more reasonable regulation, and economic growth
In developing and transition economies as much as
half the labor force works in the informal sector (or “shadow economy”).
Informal firms congest infrastructure and other public services but do not
contribute the taxes needed to finance them. Informal workers are
unprotected against such negative shocks as ill-health, but for certain
groups there can be scarce opportunities to enter the formal sector.
Reducing informality requires better enforcement, more reasonable
regulation, and economic growth.
Economic progress coupled with political and
institutional stability is needed to reduce unhappiness
Since 1989, post-communist countries have
undergone profound changes in their political, economic, and social
structures and institutions. Across a range of development outcomes—in terms
of the speed and success of reforms—transition is an “unhappy process.” The
“happiness gap,” i.e. the difference in average happiness levels between the
populations of transition and non-transition economies, is closing, but at a
slower pace than the process of economic convergence. Economic growth, as
the determinant of a country’s collective well-being, has been superseded by
measurements of institutional quality and social development.
Policies to increase formal finance to smaller
firms requires improving the functioning of government bureaucracies
Although small- and medium-sized enterprises
(SMEs) represent more than 90% of all enterprises and play an important role
in employment generation, they lack access to affordable formal finance.
Conventionally, market failures and information imperfections are seen as
major causes of this misallocation. However, the role of social and political
factors in resource allocation, including access to formal finance, has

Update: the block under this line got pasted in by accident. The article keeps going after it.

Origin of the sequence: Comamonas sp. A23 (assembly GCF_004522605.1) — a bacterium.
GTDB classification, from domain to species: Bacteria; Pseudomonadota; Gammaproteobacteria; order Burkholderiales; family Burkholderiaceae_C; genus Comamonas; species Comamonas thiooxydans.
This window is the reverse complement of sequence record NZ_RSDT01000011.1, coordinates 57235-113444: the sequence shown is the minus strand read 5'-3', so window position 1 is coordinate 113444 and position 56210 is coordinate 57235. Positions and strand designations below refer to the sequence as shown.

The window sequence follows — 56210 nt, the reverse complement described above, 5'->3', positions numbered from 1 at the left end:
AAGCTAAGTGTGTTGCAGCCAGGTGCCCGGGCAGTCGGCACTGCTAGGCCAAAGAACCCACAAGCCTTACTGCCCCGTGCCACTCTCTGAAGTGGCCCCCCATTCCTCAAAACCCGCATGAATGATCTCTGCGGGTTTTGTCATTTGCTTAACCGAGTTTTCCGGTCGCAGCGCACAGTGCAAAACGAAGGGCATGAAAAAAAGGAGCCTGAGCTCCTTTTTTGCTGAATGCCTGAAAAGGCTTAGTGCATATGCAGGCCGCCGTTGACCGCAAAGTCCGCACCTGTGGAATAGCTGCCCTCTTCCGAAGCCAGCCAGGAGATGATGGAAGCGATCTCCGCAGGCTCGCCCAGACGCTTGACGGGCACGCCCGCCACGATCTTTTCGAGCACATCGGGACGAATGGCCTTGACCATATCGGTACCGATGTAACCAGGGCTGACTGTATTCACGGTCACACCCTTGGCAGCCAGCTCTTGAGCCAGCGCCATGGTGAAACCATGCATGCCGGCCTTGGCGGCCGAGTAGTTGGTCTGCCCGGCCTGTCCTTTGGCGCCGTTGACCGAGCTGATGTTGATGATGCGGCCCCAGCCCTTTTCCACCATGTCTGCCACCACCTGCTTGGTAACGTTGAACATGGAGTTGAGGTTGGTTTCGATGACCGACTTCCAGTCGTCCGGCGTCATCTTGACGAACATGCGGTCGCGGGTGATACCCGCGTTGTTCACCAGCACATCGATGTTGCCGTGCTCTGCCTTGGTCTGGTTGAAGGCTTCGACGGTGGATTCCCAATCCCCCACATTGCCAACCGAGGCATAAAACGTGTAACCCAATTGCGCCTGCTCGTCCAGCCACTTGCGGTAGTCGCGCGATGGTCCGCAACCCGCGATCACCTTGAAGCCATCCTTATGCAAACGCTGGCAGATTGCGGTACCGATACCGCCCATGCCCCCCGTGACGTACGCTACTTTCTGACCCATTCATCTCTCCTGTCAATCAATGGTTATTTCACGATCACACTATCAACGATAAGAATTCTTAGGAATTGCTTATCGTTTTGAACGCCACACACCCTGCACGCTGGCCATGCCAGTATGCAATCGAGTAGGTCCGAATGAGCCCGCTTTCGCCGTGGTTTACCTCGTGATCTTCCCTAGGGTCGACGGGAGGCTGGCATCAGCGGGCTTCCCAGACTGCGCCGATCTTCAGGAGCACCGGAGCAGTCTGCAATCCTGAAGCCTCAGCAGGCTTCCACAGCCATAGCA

recently become more widely accepted. Firm-level evidence from
post-communist economies, for example, shows that political connectedness
improves access to bank credit, but is not associated with enterprise
More important than defining and measuring informality is focusing on reducing its detrimental consequences
There are more informal workers than formal workers across the globe, and yet there remains confusion as to what makes workers or firms informal and how to measure the extent of it. Informal work and informal economic activities imply large efficiency and welfare losses, in terms of low productivity, low earnings, sub-standard working conditions, and lack of social insurance coverage. Rather than quibbling over definitions and measures of informality, it is crucial for policymakers to address these correlates of informality in order to mitigate the negative efficiency and welfare effects.
Stronger wage coordination and higher union
density are associated with lower unemployment and higher inflation
Aside from employment protection laws, which
have been converging, other labor market institutions in new and old EU
member states, such as wage bargaining coordination and labor union density,
still differ considerably. These labor market institutions also differ among
the new EU member states, with the Baltic countries being much more liberal
than the others. Research that pools data on old and new EU member states
shows that wage coordination mechanisms can improve a country’s
macroeconomic performance. Stronger wage coordination and higher union
density reduce the response of inflation to the business cycle.